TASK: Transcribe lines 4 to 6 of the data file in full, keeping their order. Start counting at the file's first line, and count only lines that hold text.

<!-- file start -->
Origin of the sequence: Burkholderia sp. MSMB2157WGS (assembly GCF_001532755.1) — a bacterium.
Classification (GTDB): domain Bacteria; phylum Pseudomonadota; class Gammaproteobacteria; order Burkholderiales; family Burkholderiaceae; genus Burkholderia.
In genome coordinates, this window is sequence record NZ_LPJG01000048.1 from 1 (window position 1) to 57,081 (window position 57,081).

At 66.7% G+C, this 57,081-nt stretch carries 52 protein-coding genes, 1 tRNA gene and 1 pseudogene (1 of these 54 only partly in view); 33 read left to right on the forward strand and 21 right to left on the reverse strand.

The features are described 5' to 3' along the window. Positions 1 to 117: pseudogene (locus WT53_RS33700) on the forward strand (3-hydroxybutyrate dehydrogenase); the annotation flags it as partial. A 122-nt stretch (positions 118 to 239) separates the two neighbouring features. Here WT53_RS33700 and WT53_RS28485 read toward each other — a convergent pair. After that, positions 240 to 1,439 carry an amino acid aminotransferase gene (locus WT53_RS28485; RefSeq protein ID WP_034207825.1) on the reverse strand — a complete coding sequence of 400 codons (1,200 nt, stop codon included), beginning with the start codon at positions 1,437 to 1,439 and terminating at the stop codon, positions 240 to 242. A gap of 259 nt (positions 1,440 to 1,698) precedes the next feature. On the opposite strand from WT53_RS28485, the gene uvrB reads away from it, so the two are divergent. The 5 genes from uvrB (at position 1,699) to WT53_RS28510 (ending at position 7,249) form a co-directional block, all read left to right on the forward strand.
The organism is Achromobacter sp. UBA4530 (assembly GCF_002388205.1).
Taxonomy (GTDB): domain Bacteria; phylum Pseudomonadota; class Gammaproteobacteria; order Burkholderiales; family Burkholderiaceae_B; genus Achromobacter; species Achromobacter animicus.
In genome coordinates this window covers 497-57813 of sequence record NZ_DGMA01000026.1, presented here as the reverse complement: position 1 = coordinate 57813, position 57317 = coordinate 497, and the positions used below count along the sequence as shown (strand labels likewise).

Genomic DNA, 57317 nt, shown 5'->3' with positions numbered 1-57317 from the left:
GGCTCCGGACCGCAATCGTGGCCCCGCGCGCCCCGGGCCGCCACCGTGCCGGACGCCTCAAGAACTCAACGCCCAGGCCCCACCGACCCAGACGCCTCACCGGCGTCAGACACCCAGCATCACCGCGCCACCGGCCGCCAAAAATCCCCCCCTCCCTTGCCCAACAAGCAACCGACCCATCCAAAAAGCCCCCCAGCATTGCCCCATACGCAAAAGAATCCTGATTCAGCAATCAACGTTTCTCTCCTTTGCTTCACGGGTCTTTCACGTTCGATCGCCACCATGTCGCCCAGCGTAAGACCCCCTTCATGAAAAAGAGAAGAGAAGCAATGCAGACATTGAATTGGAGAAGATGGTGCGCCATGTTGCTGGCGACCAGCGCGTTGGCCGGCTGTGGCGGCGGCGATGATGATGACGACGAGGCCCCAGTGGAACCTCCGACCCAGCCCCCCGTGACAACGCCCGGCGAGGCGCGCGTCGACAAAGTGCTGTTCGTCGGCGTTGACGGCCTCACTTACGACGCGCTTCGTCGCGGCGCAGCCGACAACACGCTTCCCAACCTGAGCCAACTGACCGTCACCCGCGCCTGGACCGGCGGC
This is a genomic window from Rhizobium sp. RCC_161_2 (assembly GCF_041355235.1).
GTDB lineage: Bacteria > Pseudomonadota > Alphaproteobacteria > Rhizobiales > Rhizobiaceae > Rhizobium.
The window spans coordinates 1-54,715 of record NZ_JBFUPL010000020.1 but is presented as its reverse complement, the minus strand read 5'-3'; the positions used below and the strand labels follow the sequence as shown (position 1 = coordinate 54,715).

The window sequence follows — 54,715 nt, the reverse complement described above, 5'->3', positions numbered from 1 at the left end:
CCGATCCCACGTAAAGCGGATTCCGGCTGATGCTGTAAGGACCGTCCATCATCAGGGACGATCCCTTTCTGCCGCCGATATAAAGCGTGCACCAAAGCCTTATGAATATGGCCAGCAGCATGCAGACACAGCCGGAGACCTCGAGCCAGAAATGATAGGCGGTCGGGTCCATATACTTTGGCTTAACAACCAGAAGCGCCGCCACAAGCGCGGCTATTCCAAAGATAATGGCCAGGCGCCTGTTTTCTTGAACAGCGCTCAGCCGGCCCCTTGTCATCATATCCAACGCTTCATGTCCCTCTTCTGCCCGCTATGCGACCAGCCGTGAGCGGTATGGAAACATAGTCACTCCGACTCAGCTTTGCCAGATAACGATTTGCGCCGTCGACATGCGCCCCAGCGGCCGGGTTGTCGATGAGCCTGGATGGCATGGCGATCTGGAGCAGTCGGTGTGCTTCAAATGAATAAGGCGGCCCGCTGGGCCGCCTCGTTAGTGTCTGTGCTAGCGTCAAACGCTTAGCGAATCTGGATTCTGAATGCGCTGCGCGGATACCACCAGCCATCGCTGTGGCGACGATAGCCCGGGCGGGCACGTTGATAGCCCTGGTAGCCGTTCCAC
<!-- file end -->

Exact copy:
At 66.7% G+C, this 57,081-nt stretch carries 52 protein-coding genes, 1 tRNA gene and 1 pseudogene (1 of these 54 only partly in view); 33 read left to right on the forward strand and 21 right to left on the reverse strand.

The features are described 5' to 3' along the window. Positions 1 to 117: pseudogene (locus WT53_RS33700) on the forward strand (3-hydroxybutyrate dehydrogenase); the annotation flags it as partial. A 122-nt stretch (positions 118 to 239) separates the two neighbouring features. Here WT53_RS33700 and WT53_RS28485 read toward each other — a convergent pair. After that, positions 240 to 1,439 carry an amino acid aminotransferase gene (locus WT53_RS28485; RefSeq protein ID WP_034207825.1) on the reverse strand — a complete coding sequence of 400 codons (1,200 nt, stop codon included), beginning with the start codon at positions 1,437 to 1,439 and terminating at the stop codon, positions 240 to 242. A gap of 259 nt (positions 1,440 to 1,698) precedes the next feature. On the opposite strand from WT53_RS28485, the gene uvrB reads away from it, so the two are divergent. The 5 genes from uvrB (at position 1,699) to WT53_RS28510 (ending at position 7,249) form a co-directional block, all read left to right on the forward strand.
The organism is Achromobacter sp. UBA4530 (assembly GCF_002388205.1).